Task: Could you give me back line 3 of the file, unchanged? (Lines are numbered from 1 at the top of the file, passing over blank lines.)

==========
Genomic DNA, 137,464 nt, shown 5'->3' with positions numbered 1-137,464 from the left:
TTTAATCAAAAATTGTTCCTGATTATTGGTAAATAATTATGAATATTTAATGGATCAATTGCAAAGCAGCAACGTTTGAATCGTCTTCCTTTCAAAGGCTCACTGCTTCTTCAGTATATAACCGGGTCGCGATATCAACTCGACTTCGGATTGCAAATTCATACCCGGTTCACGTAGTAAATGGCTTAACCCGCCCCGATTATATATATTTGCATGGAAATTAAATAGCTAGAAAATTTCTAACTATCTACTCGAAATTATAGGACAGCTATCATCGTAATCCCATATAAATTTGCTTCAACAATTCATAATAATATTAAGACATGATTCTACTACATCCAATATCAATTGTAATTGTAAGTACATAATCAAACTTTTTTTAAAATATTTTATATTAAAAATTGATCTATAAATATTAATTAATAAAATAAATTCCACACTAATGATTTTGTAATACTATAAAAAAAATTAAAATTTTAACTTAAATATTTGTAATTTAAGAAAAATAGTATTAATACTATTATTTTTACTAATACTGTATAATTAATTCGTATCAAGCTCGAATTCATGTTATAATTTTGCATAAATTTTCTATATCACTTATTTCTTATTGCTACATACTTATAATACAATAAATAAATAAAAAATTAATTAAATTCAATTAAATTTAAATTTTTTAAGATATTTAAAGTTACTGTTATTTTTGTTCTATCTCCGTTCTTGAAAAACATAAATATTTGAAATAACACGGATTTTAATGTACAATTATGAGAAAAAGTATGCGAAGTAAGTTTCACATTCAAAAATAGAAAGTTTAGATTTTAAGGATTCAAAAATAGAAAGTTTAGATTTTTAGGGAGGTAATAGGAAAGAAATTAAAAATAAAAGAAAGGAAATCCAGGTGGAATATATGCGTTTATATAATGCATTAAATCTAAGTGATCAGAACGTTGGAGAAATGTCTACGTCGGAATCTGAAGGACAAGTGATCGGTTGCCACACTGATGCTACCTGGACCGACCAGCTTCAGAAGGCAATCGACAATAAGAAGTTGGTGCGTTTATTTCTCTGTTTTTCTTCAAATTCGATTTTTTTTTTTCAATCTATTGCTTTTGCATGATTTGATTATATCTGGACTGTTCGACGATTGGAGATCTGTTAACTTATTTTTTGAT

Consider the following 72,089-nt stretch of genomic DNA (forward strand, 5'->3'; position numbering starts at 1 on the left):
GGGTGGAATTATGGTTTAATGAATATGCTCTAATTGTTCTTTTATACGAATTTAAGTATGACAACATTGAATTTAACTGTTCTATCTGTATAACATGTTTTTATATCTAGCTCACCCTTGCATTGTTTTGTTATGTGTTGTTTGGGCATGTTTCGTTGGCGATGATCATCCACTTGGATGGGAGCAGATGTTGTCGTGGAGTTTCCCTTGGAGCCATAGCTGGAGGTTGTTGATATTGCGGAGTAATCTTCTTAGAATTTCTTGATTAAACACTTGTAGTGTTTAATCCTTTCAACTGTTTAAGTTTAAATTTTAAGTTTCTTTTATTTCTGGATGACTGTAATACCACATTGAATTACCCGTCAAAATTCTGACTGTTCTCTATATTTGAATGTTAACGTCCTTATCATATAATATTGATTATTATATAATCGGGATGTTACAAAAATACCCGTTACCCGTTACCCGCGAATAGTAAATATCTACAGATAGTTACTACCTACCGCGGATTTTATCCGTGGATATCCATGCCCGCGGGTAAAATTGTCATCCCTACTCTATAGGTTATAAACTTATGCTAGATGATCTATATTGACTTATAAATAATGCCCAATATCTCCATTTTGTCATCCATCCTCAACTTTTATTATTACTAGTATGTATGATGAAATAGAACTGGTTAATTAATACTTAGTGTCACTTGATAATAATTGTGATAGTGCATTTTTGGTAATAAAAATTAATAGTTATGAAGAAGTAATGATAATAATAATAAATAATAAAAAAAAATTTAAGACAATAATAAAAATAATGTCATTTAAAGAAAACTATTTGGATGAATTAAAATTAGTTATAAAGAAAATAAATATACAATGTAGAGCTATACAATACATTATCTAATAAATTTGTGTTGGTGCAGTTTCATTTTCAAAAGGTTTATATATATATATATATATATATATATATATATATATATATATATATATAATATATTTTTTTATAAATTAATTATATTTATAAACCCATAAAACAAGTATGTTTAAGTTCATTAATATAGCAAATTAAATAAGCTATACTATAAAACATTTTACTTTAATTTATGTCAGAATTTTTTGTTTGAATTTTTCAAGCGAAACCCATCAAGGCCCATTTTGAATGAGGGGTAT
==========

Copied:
Consider the following 72,089-nt stretch of genomic DNA (forward strand, 5'->3'; position numbering starts at 1 on the left):